The world woke up Tuesday to two new vulnerabilities – one in Windows and the other in Linux – that allow hackers with a grip on a vulnerable system to bypass the operating system’s security restrictions and access sensitive resources.
As operating systems and applications become harder to hack, successful attacks usually require two or more vulnerabilities. A vulnerability allows the attacker to access privileged operating system resources on which code can be executed or sensitive data can be read. A second vulnerability increases code execution or file access to operating system resources reserved for password storage or other sensitive operations. Accordingly, the value of so-called Local Privilege Escalation Vulnerabilities has risen in recent years.
The Windows vulnerability accidentally came to light on Monday when a researcher observed what he believed to be a coding regression in a beta version of the upcoming Windows 11. The researcher found that the contents of the Security Accounts Manager – the database that contains user accounts and security descriptors for users on the local computer – can be read by users with limited system permissions.
This made it possible to extract cryptographically protected password data, determine the password used to install Windows, obtain the computer keys for the Windows Privacy API – which can be used to decrypt private encryption keys – and create an account on the vulnerable computer . The result is that the local user can elevate permissions up to System, the highest level in Windows.
“I don’t yet fully understand the extent of the problem, but I think there are too many not to be a problem,” remarked researcher Jonas Lykkegaard. “So that nobody doubts what that means, it’s EOP to SYSTEM even for sandbox apps.”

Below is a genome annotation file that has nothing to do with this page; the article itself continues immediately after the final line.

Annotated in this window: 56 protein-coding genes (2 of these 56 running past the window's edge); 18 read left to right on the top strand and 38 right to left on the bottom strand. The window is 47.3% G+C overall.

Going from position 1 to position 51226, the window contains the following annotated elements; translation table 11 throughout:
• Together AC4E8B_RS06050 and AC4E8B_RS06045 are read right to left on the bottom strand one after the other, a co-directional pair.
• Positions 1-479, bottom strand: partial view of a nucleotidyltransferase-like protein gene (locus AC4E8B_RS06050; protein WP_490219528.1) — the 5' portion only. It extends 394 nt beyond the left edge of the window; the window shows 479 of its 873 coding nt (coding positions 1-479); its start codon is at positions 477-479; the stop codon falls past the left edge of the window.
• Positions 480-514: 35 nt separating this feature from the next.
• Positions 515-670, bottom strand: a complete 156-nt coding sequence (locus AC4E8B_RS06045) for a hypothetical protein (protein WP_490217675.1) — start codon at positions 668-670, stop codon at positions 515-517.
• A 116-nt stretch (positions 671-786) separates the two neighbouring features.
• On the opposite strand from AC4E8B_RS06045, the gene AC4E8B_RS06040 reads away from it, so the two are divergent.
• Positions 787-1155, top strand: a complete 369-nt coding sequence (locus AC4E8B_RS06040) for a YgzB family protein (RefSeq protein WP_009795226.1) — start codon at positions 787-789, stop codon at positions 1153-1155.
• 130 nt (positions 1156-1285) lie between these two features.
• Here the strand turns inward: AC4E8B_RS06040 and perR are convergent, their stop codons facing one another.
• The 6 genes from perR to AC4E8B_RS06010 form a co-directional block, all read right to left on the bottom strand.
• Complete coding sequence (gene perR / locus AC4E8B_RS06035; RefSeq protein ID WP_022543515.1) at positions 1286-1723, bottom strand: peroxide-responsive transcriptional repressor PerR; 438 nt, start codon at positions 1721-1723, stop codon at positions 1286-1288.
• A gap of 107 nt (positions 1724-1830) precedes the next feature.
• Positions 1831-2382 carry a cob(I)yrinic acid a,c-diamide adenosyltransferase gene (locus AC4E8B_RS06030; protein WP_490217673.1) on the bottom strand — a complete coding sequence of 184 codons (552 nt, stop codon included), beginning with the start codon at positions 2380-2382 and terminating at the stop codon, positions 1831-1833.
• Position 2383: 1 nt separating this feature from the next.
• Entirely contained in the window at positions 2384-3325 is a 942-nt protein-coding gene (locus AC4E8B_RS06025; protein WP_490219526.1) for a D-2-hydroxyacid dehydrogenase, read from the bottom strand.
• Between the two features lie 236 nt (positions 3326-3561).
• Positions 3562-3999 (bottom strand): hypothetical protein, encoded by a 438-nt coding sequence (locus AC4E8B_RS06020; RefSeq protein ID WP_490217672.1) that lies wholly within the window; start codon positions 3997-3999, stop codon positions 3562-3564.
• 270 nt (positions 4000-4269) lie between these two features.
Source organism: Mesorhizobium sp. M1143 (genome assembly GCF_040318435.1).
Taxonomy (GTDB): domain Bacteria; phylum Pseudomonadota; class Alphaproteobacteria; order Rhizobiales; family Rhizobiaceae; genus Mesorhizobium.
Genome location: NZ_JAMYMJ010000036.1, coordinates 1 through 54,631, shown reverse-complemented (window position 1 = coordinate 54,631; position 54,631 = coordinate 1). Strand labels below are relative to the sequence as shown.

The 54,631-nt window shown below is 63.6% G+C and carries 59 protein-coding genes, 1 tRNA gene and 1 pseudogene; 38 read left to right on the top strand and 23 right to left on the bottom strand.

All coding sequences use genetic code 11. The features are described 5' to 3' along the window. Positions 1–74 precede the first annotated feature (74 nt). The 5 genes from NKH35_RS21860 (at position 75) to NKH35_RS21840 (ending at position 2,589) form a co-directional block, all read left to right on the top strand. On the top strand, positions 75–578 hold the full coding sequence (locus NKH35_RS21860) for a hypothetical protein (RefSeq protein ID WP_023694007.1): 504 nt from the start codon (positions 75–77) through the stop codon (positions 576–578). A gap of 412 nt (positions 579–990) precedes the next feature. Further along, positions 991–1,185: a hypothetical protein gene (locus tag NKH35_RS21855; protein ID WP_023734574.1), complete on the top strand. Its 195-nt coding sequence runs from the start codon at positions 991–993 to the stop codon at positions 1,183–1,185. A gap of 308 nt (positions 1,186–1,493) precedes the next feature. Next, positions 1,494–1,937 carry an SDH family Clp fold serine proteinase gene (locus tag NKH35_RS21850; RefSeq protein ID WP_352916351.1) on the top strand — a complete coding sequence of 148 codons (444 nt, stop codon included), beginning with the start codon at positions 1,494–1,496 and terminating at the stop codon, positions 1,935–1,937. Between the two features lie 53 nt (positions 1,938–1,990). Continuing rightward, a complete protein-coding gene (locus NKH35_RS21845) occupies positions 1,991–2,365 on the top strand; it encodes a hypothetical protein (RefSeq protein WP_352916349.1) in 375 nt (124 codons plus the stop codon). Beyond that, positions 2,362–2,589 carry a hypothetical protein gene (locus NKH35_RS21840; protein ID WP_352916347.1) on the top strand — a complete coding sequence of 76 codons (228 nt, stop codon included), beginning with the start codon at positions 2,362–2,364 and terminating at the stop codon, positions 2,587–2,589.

yarh- for some reason the SAM file on Win11 is now READ for users.
So if you have shadow volumes enabled, you can read the sam file as follows:
I don’t yet know the full extent of the problem, but I think there are too many to not be a problem. pic.twitter.com/kl8gQ1FjFt
– Jonas L (@jonasLyk) July 19, 2021
People who responded to Lykkegaard indicated that the behavior wasn’t a regression introduced in Windows 11. Instead, the same vulnerability was present in the latest version of Windows 10. The US Computer Emergency Readiness Team said the vulnerability exists when the Volume Shadow Volume The Copy Service – the Windows feature that allows the operating system or applications to take “point-in-time snapshots” of an entire hard drive without locking the file system – is activated.
The counselor stated:
When a VSS shadow copy of the system drive is available, an unprivileged user can leverage access to these files to achieve a number of effects including, but not limited to:
- Extract and get account password hashes
- Discover the original Windows installation password
- Obtain DPAPI computer keys, which can be used to decrypt any private computer keys
- Obtain a computer account that can be used in a silver ticket attack
Note that VSS shadow copies may not be available in some configurations. However, if you have a system drive larger than 128GB and then you run Windows Update or install an MSI, it ensures that a VSS shadow copy is created automatically. To verify that a system has VSS shadow copies, run the following command from a privileged command prompt: